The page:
In vivo tracing of pathways and spatio-temporal activity patterns in rat visual cortex using voltage sensitive dyes

H. S. Orbach, D. C. Van Essen

Research output: Contribution to journalArticle

22 Scopus citations

Abstract

We monitored optical signals from cortex stained with a voltage sensitive dye to study activity evoked by intracortical electrical stimulation. The objectives were to study the spatial and temporal spread of activity from intrinsic connections near the stimulating electrode and to develop a new technique to study extrinsic projections from striate cortex to extrastriate target areas. Various measures were made of the time course of the optical signal (latency, rise time, decay time, temporal summation, facilitation versus depression, and presence or absence of a slow undershoot); in general, these measures were found to vary significantly across different response positions, different experiments, and even different runs within the same experiment. The spatial distribution of responses near the stimulating electrode in striate cortex was usually elliptical and was most often elongated along the anterior-posterior axis, with a typical size (full width at 75% max) of 1.3 mm (anterior-posterior axis) by 0.75 mm (medio-lateral axis). In some cases, complex spatio-temporal patterns were observed, in which the position of the maximum optical signal shifted with time or split into multiple peaks. In eight experiments, a response focus was found in extrastriate cortex at an expected location within the lateromedial area (LM). The response focus in LM was typically about half the size of that in striate cortex. In some experiments we observed additional focal responses in the anterolateral visual area (AL). The extrastriate responses showed a significant delay (3-10 ms) in onset and time to peak relative to the striate response. The validity of this technique for determining extrinsic projections was tested in two types of experiments. In the first, stimulation from two electrodes in striate cortex generated response foci consistent with the known topographic organization of area LM. In the second, the optically measured response focus was shown to correlate with the histologically reconstructed projection of a chemical tracer injected near the site of stimulation. We discuss the chain of neurophysiological events that occur during and after focal electrical stimulation and how they relate to the observed optical signal. We conclude that direct passive responses were a small component of our signal, that the component due to action potentials in directly stimulated neurons should have occurred in the first 1-2 ms post stimulus and is small compared to the peak signal, and that overall our signals were probably dominated by a combination of asynchronously occurring action potentials and excitatory and inhibitory synaptic potentials. These results, together with the prospect of being able to trace many connections in a single experiment, indicate that the combination of optical recording and focal electrical stimulation provides a valuable means for analyzing structural and physiological aspects of cortical circuitry.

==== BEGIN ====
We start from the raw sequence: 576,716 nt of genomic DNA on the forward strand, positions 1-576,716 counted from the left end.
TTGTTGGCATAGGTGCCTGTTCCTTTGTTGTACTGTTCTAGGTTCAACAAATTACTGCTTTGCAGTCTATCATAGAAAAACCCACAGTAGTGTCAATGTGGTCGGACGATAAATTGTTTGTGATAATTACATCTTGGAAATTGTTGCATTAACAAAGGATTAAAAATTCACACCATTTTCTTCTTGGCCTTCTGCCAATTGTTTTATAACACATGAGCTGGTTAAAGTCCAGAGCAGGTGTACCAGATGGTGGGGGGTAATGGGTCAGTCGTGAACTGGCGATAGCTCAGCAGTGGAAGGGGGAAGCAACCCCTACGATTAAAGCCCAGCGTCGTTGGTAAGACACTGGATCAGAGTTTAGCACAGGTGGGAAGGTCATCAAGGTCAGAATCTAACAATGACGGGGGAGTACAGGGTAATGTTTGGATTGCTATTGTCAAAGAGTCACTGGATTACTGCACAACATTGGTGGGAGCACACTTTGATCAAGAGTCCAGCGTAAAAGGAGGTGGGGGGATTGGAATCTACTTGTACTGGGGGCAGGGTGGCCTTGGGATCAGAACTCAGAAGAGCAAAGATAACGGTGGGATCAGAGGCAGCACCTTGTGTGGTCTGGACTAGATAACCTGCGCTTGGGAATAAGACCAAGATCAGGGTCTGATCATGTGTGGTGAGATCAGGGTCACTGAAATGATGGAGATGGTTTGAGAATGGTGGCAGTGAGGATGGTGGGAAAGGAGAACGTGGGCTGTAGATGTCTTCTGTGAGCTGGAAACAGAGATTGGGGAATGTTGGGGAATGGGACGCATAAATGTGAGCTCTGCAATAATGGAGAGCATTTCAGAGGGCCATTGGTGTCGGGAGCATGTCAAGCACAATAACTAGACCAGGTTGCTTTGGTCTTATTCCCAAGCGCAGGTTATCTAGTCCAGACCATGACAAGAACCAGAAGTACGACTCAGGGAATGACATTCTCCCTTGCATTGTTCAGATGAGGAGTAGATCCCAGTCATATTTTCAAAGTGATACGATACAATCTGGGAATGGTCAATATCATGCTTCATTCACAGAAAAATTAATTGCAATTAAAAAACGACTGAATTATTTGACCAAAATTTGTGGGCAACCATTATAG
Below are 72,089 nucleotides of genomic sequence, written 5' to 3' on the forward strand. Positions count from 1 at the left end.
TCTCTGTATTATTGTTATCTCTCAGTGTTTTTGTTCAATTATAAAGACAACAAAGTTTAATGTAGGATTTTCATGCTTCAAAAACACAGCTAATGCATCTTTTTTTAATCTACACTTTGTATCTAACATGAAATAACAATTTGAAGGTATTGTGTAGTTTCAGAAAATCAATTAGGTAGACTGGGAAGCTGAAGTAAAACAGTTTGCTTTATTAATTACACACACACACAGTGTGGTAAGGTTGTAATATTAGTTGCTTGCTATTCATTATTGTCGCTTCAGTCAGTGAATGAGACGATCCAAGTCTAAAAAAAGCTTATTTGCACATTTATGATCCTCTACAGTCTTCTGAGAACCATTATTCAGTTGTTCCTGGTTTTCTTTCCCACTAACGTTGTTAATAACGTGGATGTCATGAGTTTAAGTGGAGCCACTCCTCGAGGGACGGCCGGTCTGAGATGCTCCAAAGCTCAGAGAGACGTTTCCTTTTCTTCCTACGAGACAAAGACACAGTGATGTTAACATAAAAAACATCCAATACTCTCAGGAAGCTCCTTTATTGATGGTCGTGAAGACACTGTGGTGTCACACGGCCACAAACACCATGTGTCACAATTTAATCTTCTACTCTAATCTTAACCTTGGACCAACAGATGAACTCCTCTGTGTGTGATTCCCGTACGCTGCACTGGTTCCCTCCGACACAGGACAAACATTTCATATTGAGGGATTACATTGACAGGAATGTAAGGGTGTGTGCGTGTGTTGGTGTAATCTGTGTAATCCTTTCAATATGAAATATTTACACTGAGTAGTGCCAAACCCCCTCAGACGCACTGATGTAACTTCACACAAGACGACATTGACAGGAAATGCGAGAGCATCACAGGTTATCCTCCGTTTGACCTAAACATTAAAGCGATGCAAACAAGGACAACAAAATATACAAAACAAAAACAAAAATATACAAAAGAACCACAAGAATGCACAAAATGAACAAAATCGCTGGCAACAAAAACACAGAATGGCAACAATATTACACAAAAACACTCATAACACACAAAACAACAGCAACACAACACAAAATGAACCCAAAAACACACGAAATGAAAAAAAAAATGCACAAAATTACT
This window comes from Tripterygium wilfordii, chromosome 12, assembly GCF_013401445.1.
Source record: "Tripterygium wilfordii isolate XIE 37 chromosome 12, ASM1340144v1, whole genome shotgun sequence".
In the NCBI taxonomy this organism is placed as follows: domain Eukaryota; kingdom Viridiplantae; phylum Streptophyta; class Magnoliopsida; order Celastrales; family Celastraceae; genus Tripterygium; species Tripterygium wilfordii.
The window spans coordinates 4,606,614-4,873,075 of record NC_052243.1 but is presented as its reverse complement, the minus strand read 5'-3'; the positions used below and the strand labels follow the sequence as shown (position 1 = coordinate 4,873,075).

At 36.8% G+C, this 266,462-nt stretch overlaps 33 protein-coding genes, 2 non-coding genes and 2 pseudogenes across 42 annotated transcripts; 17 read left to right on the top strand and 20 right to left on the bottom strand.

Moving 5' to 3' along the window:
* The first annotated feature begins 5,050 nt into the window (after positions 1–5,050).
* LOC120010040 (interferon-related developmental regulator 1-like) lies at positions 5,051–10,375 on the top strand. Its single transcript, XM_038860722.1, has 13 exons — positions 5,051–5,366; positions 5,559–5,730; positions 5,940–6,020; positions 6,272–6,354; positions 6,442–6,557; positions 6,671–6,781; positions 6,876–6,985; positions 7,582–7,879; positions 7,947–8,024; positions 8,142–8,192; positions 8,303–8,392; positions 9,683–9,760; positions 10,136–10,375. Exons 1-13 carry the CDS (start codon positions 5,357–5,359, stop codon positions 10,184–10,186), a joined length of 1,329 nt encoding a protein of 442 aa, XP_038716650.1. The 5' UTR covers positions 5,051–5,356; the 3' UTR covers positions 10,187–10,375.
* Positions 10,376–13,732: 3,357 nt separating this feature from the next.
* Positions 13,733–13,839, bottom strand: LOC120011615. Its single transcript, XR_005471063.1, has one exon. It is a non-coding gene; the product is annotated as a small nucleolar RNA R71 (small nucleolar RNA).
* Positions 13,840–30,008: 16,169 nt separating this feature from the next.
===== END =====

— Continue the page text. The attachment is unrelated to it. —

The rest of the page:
Original languageEnglish
Pages (from-to)371-392
Number of pages22
JournalExperimental Brain Research
Volume94
Issue number3
DOIs
StatePublished - Jun 1 1993

Keywords

  • Cortical dynamics
  • Optical recording
  • Rat
  • Visual cortex
  • Voltage sensitive dyes

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